As the footy season comes to a close here in Australia, the cross over between winter and summers codes increases the stressers placed on the feet of our eager amateur athletes. Injuries sustained on the cricket ground will mostly come from repetitive action or direct impact. When comparing the amount of reported injuries by the British Sports Council during cricket (2.4 per 10,000 hours played) to that of the Australian Cricket Board (24.2 per 10,000 hours played), we can see a dramatic difference in the number of injuries sustained.
That being stated, only 11% of injuries sustained during cricket have been found to affect the foot and ankle with no dissection of rearfoot, mid-foot or forefoot acknowledged. With this in mind it should be noted that sesamoid stress fractures have been identified as being responsible for up to 5% of all stress pedal stress fractures.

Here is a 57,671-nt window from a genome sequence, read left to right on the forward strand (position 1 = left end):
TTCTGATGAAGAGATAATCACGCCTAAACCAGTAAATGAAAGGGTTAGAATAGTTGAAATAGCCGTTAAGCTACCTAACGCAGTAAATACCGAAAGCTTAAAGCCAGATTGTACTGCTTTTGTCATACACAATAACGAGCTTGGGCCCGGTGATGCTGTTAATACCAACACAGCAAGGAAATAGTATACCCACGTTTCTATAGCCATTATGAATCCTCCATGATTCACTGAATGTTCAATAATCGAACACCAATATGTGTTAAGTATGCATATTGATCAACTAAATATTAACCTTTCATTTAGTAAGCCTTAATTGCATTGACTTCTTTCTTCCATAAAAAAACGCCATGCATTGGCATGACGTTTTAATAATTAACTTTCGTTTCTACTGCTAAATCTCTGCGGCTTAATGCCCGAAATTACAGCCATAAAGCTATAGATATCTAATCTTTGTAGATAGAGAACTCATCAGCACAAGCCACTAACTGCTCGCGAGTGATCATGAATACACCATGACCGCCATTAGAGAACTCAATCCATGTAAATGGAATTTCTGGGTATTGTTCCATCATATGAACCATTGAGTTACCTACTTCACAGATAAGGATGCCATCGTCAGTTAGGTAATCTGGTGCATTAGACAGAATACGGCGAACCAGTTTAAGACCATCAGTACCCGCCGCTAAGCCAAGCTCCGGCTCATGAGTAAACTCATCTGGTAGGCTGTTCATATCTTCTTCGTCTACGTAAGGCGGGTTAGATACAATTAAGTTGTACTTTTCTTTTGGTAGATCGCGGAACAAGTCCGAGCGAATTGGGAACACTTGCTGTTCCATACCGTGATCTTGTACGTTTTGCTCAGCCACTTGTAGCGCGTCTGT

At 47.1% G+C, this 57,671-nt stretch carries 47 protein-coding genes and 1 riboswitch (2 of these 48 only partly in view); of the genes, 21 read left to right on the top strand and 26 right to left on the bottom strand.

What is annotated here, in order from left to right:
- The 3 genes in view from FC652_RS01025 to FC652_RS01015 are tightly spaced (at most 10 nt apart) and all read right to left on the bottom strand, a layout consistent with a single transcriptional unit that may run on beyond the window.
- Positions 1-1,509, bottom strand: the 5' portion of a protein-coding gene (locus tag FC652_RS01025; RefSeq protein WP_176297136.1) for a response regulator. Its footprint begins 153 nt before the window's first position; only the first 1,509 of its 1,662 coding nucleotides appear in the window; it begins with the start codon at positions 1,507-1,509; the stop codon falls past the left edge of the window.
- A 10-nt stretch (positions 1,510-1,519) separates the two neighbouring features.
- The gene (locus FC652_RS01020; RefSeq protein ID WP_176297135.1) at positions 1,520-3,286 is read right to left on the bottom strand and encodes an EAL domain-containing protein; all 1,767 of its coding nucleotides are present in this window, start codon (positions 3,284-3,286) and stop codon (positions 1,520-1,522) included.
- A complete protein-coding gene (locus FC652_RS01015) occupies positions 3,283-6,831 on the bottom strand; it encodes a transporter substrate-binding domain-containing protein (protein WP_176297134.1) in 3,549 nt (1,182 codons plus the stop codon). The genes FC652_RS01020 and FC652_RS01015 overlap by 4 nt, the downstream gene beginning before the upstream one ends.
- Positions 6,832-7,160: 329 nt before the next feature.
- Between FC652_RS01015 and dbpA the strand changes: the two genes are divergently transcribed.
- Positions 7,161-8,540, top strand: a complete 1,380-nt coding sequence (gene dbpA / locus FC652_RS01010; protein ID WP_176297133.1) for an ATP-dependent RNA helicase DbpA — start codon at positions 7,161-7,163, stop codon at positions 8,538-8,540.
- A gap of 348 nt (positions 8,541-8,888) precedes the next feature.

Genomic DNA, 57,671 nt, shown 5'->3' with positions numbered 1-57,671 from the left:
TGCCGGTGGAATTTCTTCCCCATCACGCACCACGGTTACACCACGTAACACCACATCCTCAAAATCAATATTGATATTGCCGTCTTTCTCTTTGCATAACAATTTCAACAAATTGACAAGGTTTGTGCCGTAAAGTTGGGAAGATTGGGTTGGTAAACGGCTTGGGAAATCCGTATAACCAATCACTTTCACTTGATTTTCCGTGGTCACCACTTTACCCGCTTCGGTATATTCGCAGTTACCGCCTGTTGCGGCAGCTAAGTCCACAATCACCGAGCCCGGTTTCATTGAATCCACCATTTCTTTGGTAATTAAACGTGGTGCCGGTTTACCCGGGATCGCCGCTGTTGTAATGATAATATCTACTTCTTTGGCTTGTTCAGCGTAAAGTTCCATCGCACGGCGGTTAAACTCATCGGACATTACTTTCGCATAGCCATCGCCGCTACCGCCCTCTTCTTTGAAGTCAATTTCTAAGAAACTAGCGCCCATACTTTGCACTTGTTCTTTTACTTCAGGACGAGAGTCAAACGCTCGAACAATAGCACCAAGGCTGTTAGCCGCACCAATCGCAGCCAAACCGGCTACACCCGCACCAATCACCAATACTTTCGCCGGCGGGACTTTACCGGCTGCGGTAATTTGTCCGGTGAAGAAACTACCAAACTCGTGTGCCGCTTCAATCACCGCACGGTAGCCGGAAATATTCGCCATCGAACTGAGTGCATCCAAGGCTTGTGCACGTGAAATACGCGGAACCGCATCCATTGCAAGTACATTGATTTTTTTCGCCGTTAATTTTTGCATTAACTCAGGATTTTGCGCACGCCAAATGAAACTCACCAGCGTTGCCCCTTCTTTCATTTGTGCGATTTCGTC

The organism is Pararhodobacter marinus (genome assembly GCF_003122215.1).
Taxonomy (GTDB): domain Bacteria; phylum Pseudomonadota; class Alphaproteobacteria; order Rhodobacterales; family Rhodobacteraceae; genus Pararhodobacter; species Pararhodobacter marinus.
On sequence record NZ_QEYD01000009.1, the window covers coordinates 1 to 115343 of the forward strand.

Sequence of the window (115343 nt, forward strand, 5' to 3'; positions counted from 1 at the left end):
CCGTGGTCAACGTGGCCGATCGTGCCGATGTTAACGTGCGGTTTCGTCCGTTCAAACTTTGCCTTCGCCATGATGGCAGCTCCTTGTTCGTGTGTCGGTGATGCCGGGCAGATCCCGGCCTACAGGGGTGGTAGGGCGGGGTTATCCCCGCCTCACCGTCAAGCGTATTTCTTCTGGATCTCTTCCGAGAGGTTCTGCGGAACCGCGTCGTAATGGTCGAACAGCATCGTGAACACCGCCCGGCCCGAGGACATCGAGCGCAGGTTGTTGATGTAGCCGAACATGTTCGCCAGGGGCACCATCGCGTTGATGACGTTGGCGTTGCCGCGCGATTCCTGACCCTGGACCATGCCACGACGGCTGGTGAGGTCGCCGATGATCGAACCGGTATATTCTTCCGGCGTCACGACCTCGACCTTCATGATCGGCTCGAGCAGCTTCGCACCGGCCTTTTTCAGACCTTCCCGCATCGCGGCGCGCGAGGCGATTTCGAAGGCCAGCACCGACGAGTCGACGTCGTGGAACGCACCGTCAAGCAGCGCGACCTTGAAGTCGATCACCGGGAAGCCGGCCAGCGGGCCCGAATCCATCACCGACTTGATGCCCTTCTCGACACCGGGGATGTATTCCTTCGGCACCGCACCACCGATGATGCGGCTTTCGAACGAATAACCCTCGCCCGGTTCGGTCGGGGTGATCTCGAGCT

A stress fracture can be defined as a complete or partial continuity of bone. Stress fractures develop due to an overloading of a particular hard tissue structure where; increased forces lead to the stimulation of osteoclast activity and eventual bone resorption which outweighs the bone’s strengthening and adaption to stress by way of osteoblasts remodelling. This can occur due to a number of both intrinsic and extrinsic factors.
The sesamoids are found on the plantar aspect of the first MTP head, imbedded within the plantar plate. Of the three sesamoids of the first toe, these are the most likely to develop an injury. Sesamoid injury is responsible for approximately 9% of foot and ankle injuries and 1-2% of running injuries. Sesamoid pain is commonly localized but can be associated with joint aches, sharp stabs or irritating niggles.
A sesamoid stress fracture is considered a high risk injury due to poor blood supply, which requires a significant modification to activity and offloading of the area for a minimum of six weeks. If conservative treatment fails, surgical intervention may be deemed appropriate.
Until Next Time
Director/ Chief Editor